Kansas campus speech bill fails over LGBT+ harassment concerns

Kansas legislators have narrowly rejected a bill designed to protect the free-speech rights of college students over concerns that it hamper efforts to fight harassment on campus.

The Senate vote Thursday on the measure was 20-20.

The bill would prevent state universities from having codes that limit student speech or from canceling appearances by offensive guest speakers even in the face of expected protests.

It failed because of a section on how universities discipline students for harassing other students. It would require the harassment to be so severe that it keeps another student from "an educational opportunity or benefit."

Several senators voting no said it would allow harassment of LGBT+ students or prevent universities from punishing students for sexual harassment.

When asked if this measure would be harmful to LGBT+ students, Matthew Calcara, who is running for State Representative, Kansas House District 30, said, "At first glance, this bill seems to innocuously bolster the First Amendment on college campuses. But one section of this bill makes it difficult, if not impossible, for universities to prevent harassment of LGBT+ students by forcing universities to define harassment as only behavior which local, state and federal standards of discrimination prohibit. Unfortunately, only a handful of cities in Kansas offer protection from anti-LGBT+ discrimination, while our state and federal governments offer none.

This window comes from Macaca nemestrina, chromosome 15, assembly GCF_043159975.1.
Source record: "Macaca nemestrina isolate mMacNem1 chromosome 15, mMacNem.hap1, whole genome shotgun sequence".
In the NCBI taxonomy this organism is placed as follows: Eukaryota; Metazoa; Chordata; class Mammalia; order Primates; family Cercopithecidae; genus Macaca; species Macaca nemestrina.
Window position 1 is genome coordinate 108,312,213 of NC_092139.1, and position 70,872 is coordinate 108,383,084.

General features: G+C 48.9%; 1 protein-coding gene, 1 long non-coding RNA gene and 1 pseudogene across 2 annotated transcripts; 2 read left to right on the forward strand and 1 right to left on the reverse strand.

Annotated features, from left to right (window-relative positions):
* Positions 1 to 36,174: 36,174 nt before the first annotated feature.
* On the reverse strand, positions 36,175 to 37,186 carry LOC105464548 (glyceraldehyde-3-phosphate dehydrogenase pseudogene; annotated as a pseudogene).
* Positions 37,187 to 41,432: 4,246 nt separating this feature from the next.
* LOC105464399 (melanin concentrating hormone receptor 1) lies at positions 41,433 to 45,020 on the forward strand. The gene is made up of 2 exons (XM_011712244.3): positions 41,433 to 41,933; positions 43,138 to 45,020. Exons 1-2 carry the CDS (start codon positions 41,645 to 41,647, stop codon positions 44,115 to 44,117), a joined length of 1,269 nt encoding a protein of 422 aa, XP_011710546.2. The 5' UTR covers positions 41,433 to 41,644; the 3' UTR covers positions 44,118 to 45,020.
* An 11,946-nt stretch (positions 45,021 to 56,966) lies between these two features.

"There has been little or no evidence of Kansas universities restricting free speech, while there is plenty of evidence of anti-LGBTQ+ discrimination in Kansas. The Kansas Legislature needs to prioritize the needs of Kansans, and the business community in Kansas (both of which overwhelmingly favor protections for LGBT+ people), over the narrow ideological agenda of the ultraconservative members of the Legislature."

He continued, "This bill is not about free speech. This bill undermines the entire idea of free speech by legalizing anti-gay harassment. It's another example of Topeka legislators with a narrow ideological agenda trying to force that agenda onto college campuses, just as they forced guns to be allowed in classrooms."

Supporters said the measure could be rewritten to address those concerns.

The Gayly. March 16, 2018. 10:35 a.m. CST.